With lifelong treatment, lithium can gradually accumulate within the brain and lead to chronic neural toxicity because it has a longer half-life in the brain than in plasma. Symptoms such as lethargy, drowsiness, muscle weakness and hand tremor are indicative of neural toxicity and can manifest even at therapeutic concentrations of lithium. Toxicity from chronic lithium use is also subject to increases in dose and individual factors such as diminished renal function and ageing which may result in increased plasma concentrations.

It is therefore essential to monitor patients for symptoms of toxicity and assess plasma lithium concentrations every 3–6 months. If toxicity occurs, treatment should be stopped and prompt action taken to prevent serious damage.


Monitoring lithium

While it is generally recommended that plasma lithium concentrations may be monitored every 3–6 months,11 current evidence suggests that unless otherwise indicated, annual monitoring may be sufficient (Table 2).



Adverse effects are the most commonly cited reason for poor adherence. Of these, weight gain is the most distressing.8 Not surprisingly, individuals who report multiple adverse effects are less likely to be adherent, and additional factors such as stigma and acceptance of the illness are important to bear in mind.12

The need to take medication when symptom-free is a key concern. This viewpoint often reflects a degree of denial by the patient because they are feeling better. This is more evident in younger individuals, those who have been recently diagnosed, and those taking lithium long-term. Patients who are not in a strong doctor–patient relationship and those who are less informed about the disorder and its treatment are generally less adherent.

Enhancing adherence requires a multifaceted approach involving education and monitoring of the patient. Close monitoring of patients improves adherence in two ways. First, it allows tailoring of the therapeutic dose to suit the individual, so that therapeutic benefit is optimised and the likelihood of adverse effects is minimised. Second, regular monitoring increases contact and therefore patients are likely to receive more frequent supervision and better education concerning their illness and its management.

Other strategies include educating family and friends to recognise the early signs of relapse and using a suitable means to manage stressors. Caregiver support increases adherence.13 Encouraging patients to make a firm commitment to treatment before it starts, and coupling pharmacotherapy with psychotherapy, have also been shown to improve patient outcomes.8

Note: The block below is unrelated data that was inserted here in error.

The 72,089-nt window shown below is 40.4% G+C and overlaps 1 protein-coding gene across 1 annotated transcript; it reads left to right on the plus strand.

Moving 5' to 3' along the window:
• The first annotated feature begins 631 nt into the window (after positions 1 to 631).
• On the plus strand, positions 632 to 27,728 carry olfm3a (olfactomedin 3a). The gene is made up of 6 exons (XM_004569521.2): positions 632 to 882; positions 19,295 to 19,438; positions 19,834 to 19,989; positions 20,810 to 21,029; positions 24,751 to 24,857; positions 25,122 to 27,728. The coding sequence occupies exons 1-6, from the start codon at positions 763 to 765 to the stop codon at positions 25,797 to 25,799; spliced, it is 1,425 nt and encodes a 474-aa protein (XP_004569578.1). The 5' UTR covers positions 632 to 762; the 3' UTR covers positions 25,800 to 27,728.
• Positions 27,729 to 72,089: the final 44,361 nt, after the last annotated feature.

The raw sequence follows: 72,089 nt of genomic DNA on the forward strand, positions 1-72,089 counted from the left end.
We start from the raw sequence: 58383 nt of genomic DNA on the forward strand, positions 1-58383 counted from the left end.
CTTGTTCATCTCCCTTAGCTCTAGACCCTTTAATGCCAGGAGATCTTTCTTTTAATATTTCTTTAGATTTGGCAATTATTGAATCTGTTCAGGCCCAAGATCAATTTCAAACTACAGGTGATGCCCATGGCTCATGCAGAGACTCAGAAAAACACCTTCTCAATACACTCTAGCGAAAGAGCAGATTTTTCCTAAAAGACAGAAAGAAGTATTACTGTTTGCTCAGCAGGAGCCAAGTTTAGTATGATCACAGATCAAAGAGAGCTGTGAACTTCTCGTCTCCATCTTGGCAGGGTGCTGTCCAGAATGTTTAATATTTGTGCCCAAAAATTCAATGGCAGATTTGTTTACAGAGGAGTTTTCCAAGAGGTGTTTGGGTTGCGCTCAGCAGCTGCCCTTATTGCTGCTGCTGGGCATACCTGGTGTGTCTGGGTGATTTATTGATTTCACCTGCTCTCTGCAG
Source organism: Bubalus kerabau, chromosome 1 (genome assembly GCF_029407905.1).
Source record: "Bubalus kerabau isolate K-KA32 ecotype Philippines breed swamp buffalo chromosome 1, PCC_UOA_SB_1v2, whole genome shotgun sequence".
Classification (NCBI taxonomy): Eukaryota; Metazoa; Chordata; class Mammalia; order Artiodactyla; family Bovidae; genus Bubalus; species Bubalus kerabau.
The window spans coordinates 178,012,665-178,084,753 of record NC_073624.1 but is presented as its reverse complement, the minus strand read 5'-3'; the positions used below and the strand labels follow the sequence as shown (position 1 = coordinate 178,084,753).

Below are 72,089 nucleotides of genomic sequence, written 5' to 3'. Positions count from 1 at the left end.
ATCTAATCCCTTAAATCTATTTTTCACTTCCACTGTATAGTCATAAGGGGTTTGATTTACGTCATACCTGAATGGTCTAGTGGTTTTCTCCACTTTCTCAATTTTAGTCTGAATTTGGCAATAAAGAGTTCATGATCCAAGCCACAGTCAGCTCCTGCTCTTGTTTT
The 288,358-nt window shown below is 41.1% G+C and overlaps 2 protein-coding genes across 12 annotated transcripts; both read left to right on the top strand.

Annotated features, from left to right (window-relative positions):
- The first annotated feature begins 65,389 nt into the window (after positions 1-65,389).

Lithium can be used as monotherapy or in combination with other medications for the treatment of bipolar disorder. It is most efficacious in maintenance and prophylaxis and is widely used as a mood stabiliser, and has efficacy in both poles of the disorder. It is important to monitor both response and adverse effects and to regularly measure the plasma concentrations of lithium. This ensures adequacy of treatment and enhances compliance. If used wisely, lithium is relatively well tolerated and not complex to administer. It remains one of a handful of potentially life-changing treatments in psychiatry.

Professor Malhi has received grant or research support from the National Health and Medical Research Council, NSW Health, AstraZeneca, Eli Lilly, Organon, Pfizer, Servier and Wyeth; he has been a speaker for AstraZeneca, Eli Lilly, Janssen Cilag, Lundbeck, Pfizer, Ranbaxy, Servier and Wyeth; and a consultant for AstraZeneca, Eli Lilly, Janssen Cilag, Lundbeck and Servier.

Professor Berk has received support from the National Institutes of Health, Simons Autism Foundation, Cancer Council of Victoria, Stanley Medical Research Foundation, MBF, National Health and Medical Research Council, BeyondBlue, Geelong Medical Research Foundation, Bristol Myers Squibb, Eli Lilly, GlaxoSmithKline, Organon, Novartis, Mayne Pharma and Servier. He has been a speaker for AstraZeneca, Bristol Myers Squibb, Eli Lilly, GlaxoSmithKline, Janssen Cilag, Lundbeck, Merck, Pfizer, Sanofi Synthelabo, Servier, Solvay and Wyeth, and has served as a consultant to AstraZeneca, Bristol Myers Squibb, Eli Lilly, GlaxoSmithKline, Janssen Cilag, Lundbeck and Servier.



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Gin S Malhi

Professor, Executive and clinical director, CADE Clinic Department of Psychiatry, Royal North Shore Hospital Sydney, Discipline of Psychiatry Sydney Medical School University of Sydney

Michelle Tanious

Research associate, CADE Clinic Department of Psychiatry, Royal North Shore Hospital Sydney, Discipline of Psychiatry Sydney Medical School University of Sydney

Danielle Bargh

Research associate, CADE Clinic Department of Psychiatry, Royal North Shore Hospital Sydney, Discipline of Psychiatry Sydney Medical School University of Sydney

Pritha Das

Senior research fellow of neuroimaging, CADE Clinic Department of Psychiatry, Royal North Shore Hospital Sydney, Discipline of Psychiatry, Sydney Medical School, University of Sydney

Michael Berk

Professor, School of Medicine, Deakin University, Geelong, Orygen Youth Health Research Centre, Centre for Youth Mental Health, University of Melbourne, Barwon Health and the Geelong Clinic, Swanston Centre, Geelong Victoria, The Mental Health Research